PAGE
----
It’s Christmas time again… already…
Didn’t we just go through this? What did I give last year? Where did I find the present? What do I do this year? Whose stocking did I draw? What little things would they want? Should we buy the tree yet? Last year it dried out too soon. Where was it that we got it? Hmmmmm…
And then there is the social calendar… Are we included in any Christmas parties? Do we want to try to squeeze in a special Christmas concert or play? What about Christmas Eve dinner? Who is coming? How many? What is the menu?
And then there is Jesus… But didn’t we just go through this? Wasn’t it the same story last year? How can a baby in a manger once again have fresh life and insight? How do I awaken my sense of awe? How do I get some of what the angels had that first night?
There are Christmas seasons that feel way too busy! There is so much to do and so many people to acknowledge. Expectations are heightened. The culture comes alive with commercials and gift ideas! (I do keep hoping to find a luxury car with a big bow on it in my front yard on Christmas morning. ☺)
And then there are seasons where it isn’t the flurry that prevents worship. It is the familiar. We have heard this story so often! In some ways it is dramatic – angels, kings, danger. But in other ways it is so simple and almost mundane. The lead character in the play can’t talk. The scene is usually played out without words. The major characters are pretty mundane folk – a carpenter, a teenage girl, some shepherds, and a few animals. The setting is certainly not glamorous – smelly, dirty, not colorful.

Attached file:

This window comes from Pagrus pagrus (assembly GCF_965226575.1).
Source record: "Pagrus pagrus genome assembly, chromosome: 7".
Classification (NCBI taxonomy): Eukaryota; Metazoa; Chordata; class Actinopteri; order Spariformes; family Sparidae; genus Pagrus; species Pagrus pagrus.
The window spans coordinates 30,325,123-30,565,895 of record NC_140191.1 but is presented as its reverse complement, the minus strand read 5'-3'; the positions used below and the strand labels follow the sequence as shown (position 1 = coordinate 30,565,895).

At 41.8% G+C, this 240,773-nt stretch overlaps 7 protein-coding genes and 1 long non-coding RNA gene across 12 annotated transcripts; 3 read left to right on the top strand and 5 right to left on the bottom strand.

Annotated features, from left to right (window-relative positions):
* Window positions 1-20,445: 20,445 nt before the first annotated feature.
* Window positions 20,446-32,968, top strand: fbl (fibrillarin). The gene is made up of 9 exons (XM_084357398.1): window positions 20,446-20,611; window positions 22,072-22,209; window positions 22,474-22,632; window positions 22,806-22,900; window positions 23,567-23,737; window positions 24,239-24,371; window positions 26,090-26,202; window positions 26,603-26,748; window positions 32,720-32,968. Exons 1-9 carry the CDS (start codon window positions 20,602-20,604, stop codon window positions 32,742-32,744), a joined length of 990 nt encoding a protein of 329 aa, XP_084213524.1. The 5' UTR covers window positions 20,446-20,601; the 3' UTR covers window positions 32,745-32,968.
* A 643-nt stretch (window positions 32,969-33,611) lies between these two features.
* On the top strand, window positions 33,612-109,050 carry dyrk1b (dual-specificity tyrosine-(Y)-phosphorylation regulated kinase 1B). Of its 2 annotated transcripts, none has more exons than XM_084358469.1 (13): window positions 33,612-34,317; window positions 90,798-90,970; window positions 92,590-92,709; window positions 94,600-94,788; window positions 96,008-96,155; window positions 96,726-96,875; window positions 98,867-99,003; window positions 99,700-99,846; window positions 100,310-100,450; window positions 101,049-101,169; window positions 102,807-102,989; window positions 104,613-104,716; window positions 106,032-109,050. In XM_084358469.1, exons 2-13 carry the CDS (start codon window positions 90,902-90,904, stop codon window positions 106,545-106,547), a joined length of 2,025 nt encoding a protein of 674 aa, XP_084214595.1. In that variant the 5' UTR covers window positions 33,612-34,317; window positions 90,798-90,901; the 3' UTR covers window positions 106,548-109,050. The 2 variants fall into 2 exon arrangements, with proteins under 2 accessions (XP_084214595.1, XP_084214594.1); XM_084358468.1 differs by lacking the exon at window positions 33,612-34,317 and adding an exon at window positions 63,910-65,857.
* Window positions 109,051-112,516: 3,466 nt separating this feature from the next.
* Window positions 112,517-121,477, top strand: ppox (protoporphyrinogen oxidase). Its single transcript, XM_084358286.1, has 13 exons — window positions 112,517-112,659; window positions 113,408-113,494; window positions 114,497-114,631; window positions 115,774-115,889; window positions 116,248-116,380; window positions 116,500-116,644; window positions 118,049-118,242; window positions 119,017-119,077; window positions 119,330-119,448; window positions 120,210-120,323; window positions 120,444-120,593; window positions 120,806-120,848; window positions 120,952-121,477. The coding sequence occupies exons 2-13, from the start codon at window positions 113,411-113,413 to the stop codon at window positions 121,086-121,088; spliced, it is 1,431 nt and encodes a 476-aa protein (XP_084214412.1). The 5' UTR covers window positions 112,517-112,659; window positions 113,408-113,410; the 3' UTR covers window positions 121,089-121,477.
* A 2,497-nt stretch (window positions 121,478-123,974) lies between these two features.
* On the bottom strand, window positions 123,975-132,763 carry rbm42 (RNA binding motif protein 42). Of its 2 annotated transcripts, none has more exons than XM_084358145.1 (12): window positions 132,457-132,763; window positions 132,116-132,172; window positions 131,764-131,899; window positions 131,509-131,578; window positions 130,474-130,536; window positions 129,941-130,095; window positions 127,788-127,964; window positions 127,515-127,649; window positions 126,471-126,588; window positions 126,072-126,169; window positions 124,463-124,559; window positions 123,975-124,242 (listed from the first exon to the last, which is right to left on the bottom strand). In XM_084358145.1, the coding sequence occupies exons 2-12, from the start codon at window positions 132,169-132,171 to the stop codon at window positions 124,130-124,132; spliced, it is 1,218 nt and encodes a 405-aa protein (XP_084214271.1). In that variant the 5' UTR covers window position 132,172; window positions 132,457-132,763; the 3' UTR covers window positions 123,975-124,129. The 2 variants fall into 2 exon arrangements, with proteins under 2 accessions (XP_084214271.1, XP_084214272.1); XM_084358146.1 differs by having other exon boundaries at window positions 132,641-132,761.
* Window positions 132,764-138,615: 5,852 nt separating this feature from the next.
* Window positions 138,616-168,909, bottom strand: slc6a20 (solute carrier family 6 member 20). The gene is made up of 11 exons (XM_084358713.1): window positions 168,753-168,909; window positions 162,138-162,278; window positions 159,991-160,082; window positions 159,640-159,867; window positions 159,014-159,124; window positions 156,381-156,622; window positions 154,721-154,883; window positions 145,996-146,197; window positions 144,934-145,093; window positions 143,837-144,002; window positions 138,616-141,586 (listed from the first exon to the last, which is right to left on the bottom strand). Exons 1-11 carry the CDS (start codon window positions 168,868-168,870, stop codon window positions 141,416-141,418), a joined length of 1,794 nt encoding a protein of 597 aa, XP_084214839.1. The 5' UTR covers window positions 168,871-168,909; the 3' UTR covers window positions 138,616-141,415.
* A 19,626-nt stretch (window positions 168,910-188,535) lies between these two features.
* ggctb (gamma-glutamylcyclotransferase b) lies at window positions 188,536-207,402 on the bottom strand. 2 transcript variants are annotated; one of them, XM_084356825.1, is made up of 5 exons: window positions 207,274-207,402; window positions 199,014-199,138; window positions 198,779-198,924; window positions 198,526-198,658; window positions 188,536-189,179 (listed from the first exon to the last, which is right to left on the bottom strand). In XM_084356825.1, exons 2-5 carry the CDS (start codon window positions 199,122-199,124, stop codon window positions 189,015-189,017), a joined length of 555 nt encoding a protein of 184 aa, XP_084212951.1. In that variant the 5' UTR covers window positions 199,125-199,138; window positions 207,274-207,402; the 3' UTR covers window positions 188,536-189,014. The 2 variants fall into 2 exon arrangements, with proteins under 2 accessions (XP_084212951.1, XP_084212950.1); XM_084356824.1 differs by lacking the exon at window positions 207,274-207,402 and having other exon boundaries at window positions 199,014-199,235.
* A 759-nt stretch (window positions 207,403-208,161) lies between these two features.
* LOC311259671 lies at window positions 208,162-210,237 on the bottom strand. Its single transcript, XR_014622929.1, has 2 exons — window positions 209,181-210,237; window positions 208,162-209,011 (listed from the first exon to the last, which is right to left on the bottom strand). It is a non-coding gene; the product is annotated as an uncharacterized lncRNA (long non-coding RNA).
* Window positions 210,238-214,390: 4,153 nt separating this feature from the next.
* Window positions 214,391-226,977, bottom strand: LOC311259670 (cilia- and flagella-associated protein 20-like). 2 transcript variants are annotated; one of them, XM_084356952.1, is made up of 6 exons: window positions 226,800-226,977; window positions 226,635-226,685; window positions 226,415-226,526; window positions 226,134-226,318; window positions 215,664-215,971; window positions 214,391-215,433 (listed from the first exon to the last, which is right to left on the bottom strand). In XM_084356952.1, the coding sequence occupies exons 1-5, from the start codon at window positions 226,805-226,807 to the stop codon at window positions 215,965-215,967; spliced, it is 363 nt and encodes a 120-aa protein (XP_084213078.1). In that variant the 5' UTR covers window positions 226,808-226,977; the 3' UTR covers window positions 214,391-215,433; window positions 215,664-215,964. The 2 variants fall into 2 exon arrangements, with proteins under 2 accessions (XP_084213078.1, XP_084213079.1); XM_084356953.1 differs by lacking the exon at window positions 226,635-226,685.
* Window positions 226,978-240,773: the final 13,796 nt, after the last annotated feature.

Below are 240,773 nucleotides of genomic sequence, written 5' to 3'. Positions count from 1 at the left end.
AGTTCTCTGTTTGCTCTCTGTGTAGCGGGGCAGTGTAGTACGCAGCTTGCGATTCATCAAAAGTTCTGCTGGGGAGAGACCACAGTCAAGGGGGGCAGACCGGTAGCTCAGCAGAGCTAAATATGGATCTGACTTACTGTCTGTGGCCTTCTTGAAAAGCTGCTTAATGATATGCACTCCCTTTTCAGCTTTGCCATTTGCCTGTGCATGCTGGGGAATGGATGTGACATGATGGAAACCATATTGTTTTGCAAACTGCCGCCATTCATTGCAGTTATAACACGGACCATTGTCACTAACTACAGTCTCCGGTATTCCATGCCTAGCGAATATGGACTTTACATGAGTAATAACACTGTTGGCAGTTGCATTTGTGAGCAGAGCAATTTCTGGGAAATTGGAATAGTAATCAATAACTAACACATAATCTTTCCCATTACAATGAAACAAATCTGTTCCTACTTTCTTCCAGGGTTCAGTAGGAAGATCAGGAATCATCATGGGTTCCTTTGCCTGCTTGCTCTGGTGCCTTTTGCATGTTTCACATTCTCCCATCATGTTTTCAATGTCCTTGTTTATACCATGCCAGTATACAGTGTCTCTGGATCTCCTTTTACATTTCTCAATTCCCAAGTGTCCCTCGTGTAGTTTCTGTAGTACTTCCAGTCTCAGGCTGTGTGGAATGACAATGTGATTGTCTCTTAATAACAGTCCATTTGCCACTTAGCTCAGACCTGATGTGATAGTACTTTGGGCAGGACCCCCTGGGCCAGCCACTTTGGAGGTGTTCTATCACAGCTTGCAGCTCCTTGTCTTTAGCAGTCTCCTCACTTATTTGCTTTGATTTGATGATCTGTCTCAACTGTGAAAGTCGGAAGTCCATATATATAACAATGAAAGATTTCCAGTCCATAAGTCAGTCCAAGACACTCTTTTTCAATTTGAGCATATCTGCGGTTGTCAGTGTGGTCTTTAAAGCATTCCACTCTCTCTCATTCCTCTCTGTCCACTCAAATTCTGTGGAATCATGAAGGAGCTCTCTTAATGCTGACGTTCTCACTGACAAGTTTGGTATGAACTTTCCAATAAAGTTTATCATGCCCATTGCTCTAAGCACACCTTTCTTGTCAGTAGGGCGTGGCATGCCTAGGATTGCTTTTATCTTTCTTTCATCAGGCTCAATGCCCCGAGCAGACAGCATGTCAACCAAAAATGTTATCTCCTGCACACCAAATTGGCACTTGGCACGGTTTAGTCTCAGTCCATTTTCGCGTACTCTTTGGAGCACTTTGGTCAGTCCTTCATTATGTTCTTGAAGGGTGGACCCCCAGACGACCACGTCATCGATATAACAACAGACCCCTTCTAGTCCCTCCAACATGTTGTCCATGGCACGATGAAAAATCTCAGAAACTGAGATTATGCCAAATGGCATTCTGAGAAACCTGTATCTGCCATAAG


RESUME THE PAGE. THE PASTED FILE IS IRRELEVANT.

And not much changes. The baby is born. He is acknowledged by the angels, who then return to heaven. He is visited by the shepherds, who then go back to the fields. And life goes on…
But the world changed that day. God snuck in. You really couldn’t call it an invasion. He snuck in in a form very few would recognize. And in this undramatic entrance, He taught us something about Himself. And He taught us something about life.
Most of the time, life isn’t dramatic. Most decisions seem small in the moment. Sure, there are big decisions – to follow Jesus, to get married, to change jobs, to have children… But the decisions that change the direction of my relationship with God or with my wife are often made with little fanfare and no public acknowledgement. They seem to just happen. But their import becomes clearer over time.
At Christmas, it feels like the only way to make Jesus a big deal is to make His birth larger than life. And it really wasn’t. While it changed the course of human history, its significance was in the mission He came to fulfill. He came to die. He came to lay down that life on my behalf and yours. He came to live a different kind of life for a larger-than-life purpose. He came to save.
So this Christmas, I want to remember that the small decisions can have big returns. I want to remember that choosing a particular path of love can change lives. I want to remember that God chose a very particular, very low key way to give Himself. And I want to focus on where His life went, as well as His life’s beginning.
Palmer Trice is an ordained Presbyterian minister. He is married to Lynne, has three children and has been in Charlotte since 1979. In his spare time, Palmer enjoys golf, tennis, walking and reading.